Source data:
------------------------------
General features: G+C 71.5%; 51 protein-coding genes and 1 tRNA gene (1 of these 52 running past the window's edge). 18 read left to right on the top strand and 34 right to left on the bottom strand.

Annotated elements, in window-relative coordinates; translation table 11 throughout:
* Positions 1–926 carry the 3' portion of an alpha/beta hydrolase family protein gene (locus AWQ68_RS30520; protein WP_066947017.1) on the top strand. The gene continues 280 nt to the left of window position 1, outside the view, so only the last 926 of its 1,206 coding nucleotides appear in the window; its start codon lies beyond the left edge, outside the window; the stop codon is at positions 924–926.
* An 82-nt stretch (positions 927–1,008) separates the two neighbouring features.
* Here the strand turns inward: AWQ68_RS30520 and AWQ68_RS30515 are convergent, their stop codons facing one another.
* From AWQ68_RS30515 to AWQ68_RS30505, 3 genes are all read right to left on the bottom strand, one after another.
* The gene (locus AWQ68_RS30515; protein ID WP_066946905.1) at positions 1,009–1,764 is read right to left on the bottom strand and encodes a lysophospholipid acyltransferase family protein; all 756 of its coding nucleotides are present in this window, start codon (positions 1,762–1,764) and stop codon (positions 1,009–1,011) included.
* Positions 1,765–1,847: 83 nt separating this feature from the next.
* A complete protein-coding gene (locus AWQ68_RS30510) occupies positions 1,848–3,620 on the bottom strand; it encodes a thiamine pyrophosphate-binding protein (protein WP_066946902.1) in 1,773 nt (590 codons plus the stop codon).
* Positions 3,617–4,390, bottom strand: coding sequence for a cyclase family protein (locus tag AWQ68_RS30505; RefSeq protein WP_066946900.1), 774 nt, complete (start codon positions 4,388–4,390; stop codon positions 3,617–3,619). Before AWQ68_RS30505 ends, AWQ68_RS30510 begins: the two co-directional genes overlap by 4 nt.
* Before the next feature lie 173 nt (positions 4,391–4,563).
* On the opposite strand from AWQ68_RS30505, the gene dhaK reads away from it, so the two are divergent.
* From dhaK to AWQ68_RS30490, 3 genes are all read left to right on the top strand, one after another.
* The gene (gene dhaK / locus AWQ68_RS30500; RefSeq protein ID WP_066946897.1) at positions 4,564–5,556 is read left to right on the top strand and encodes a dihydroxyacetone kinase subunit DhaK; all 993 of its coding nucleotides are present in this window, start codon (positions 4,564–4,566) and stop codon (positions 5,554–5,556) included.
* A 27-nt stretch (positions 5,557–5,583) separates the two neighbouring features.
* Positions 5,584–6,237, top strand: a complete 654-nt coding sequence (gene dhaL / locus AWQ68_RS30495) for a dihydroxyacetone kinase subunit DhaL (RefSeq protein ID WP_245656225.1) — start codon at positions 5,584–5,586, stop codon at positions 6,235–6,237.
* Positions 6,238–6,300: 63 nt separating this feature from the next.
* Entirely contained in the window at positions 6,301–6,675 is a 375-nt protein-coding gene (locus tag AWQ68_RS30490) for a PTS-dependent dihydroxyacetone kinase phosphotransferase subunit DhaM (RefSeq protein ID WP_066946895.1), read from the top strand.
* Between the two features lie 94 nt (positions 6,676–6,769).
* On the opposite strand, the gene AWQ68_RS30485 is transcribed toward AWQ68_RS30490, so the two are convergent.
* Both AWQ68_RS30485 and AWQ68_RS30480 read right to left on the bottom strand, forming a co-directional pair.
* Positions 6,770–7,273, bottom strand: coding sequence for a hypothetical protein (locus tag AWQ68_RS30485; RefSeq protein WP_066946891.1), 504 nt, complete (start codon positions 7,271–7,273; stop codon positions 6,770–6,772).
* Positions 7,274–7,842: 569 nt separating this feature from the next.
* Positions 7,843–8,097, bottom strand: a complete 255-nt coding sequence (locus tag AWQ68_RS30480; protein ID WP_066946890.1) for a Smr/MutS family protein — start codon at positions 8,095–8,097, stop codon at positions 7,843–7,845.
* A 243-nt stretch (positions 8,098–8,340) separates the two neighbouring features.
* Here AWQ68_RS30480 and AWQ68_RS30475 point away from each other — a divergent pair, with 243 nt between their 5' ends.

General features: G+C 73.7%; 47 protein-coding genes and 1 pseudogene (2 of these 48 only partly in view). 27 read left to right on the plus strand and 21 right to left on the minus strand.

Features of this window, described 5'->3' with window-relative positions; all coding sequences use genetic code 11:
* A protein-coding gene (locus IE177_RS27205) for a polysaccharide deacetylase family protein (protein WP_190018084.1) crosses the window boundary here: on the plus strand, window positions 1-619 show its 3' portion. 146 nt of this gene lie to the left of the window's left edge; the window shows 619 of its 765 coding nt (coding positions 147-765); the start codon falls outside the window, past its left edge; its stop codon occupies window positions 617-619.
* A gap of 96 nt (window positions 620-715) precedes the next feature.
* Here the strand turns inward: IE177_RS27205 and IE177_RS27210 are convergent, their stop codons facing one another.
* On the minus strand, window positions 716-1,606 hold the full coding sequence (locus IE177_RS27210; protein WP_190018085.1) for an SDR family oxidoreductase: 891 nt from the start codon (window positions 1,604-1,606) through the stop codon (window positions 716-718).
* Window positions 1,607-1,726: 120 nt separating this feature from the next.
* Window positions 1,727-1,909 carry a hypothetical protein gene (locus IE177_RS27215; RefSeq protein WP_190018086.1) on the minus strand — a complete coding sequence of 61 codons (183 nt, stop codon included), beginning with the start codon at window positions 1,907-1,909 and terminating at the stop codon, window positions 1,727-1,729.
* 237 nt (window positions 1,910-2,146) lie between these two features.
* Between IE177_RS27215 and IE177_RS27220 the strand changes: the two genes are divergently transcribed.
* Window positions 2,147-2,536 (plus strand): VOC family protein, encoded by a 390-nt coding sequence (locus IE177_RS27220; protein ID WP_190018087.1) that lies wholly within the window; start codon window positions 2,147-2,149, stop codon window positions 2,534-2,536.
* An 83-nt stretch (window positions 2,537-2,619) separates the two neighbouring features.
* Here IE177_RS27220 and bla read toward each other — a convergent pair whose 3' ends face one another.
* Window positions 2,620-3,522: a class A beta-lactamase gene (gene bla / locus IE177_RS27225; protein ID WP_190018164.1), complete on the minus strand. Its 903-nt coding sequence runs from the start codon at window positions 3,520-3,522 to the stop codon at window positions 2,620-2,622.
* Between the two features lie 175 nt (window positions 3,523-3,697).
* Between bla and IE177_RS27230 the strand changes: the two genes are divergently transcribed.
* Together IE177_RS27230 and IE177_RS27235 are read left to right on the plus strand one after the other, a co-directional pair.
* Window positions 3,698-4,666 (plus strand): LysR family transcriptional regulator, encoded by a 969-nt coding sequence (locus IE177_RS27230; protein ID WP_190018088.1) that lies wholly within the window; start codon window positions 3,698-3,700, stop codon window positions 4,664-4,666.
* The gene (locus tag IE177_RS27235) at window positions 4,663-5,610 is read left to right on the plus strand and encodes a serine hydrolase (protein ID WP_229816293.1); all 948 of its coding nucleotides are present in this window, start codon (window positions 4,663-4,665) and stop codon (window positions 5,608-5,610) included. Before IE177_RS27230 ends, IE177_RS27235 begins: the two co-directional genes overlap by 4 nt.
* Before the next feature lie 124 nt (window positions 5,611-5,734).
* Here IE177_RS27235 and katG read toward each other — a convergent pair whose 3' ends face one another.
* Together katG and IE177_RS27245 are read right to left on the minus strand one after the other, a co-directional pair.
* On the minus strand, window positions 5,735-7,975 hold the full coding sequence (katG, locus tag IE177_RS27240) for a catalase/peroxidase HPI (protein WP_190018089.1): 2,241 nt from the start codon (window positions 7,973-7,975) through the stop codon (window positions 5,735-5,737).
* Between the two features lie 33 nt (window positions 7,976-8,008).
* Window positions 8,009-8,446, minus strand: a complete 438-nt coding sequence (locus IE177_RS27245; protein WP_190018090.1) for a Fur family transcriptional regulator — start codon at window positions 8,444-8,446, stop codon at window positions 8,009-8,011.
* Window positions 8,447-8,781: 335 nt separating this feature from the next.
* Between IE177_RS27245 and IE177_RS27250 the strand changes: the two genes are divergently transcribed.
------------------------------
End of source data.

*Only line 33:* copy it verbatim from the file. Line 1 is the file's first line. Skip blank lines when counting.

* Window positions 1,607-1,726: 120 nt separating this feature from the next.